PetaPixel

‘Self-Portraits with Men’ Series Explores the ‘What-Ifs’ of Life with Different Partners

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Have you ever wondered what you life would be like if you ended up with one of your exes? Or just a random person on the street, somebody whose trajectory in life would have changed your own drastically?

Czech photographer Dita Pepe has, but she took it an step further than most of us when she turned these spousal what-ifs into a series of portraits that take an interesting look at “what might have been” had her family life taken a different direction.

Pepe started the series by posing with friends and acquaintances, men and their children that she actually knew. As the series progressed, however, she eventually started reaching out to strangers, questioning in thought, execution and photographs what her life would be like had they been her partner.

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As a whole, the series depicts a number of archetypes present across the globe; but individually, Pepe blends in with each of the families, completely immersing herself into the question at hand.

Whether the resulting images are taken at face-value or explored more thoroughly, the series will probably have you asking similar questions of your own life. What if you had ended up with this or that person? What would your family look like? Pepe knows, and in Self-Portraits with Men, she’d like to introduce you to her ‘families’:

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To see more of Pepe’s work, head over to hear website by clicking here.

(via Feature Shoot)


Image credits: Photographs by Dita Pepe and used with permission


 
  • http://www.bobcooleyphoto.com/ bob cooley

    This is very Cindy Sherman-esque. Interesting variants, though.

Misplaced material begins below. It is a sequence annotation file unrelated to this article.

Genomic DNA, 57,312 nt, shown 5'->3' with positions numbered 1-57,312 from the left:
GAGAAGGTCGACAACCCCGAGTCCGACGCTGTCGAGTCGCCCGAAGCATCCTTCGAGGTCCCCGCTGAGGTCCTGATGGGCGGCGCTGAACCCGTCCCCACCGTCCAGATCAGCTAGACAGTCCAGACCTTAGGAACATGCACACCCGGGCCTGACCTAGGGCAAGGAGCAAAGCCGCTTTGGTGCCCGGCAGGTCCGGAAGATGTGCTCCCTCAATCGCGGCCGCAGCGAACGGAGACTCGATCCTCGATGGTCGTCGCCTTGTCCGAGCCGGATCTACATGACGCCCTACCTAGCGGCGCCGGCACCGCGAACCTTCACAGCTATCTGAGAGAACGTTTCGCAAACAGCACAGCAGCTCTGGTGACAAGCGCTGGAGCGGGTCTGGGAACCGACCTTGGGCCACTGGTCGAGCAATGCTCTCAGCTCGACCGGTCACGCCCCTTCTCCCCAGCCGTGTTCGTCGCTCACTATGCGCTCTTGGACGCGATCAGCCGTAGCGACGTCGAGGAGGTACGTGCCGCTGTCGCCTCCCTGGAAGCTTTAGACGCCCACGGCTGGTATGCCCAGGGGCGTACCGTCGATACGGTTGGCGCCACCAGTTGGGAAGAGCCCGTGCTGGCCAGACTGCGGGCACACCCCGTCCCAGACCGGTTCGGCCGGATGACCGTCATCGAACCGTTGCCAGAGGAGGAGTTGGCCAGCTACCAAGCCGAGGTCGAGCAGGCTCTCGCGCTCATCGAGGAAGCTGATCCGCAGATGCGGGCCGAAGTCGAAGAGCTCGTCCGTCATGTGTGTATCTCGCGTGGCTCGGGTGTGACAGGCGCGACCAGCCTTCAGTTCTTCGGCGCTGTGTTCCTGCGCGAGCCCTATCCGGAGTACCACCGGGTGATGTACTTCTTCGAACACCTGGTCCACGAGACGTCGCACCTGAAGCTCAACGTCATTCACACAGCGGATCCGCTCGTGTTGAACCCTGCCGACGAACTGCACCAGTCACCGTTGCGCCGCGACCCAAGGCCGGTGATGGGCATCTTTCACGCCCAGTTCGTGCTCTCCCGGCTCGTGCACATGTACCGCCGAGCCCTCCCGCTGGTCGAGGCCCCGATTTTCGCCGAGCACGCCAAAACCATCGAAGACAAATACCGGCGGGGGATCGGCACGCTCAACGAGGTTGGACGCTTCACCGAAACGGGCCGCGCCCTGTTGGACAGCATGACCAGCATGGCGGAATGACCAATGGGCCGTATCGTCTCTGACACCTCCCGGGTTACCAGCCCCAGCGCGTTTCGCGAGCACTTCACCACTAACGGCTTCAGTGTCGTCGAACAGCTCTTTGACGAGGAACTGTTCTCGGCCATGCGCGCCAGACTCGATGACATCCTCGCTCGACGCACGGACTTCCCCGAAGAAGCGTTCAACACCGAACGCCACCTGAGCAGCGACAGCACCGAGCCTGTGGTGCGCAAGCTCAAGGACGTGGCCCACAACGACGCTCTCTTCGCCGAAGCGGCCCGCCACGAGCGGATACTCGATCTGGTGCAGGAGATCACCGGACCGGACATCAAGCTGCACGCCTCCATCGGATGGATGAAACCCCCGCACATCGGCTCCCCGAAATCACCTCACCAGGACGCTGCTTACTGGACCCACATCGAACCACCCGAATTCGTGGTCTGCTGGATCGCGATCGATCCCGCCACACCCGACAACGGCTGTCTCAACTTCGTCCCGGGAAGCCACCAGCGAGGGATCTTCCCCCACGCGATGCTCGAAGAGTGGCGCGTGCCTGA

• LPP

    Nice pics No message though. Look like regular folks.

  • http://www.rwanderman.wordpress.com Richard

    Excellent idea, well carried out.

  • Noah James

    These are not photos of one exploring alternate selves but rather photos of a person playing someone else. For me this removes what was interesting about the concept.

  • OtterMatt

    I don’t really get it. Plus, am I the only one who finds it super creepy to be breast-feeding someone else’s kid, even just for a photo?

  • OtterMatt

    Also, DEAR GOD her lower body is about to swallow that swimsuit. That’s so uncomfortable to look at.

  • Display Name

    Shallow bastard.

  • http://blog.joshsouzaphotos.com/ joshsouzaphotos

    I believe that was her child.

  • Bingmar Irgman

    You don’t get to be selective about women with a pony avatar.

  • vonrock

    I love you just the way you are.” Billy Joel.

  • http://www.gannonburgett.com Gannon Burgett

    You are correct. It was indeed her own child, who posed in a number of the images.

  • sarahone

    this is pretty offensive, the dressed up white trash or classy depending on the people, and dont get me started on the breast feeding pic, gross

  • Michael

    her design and execution effort is not proportional to my reaction. anyway…interesting I guess on some level that escapes me.

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  • DrBen

    There is nothing “offensive” about the photos. The photographer has made photos expressing the fantasies we have all had about what our lives would have been like if we had lived them differently. Is her work a success? That is open to debate. I like her portfolio.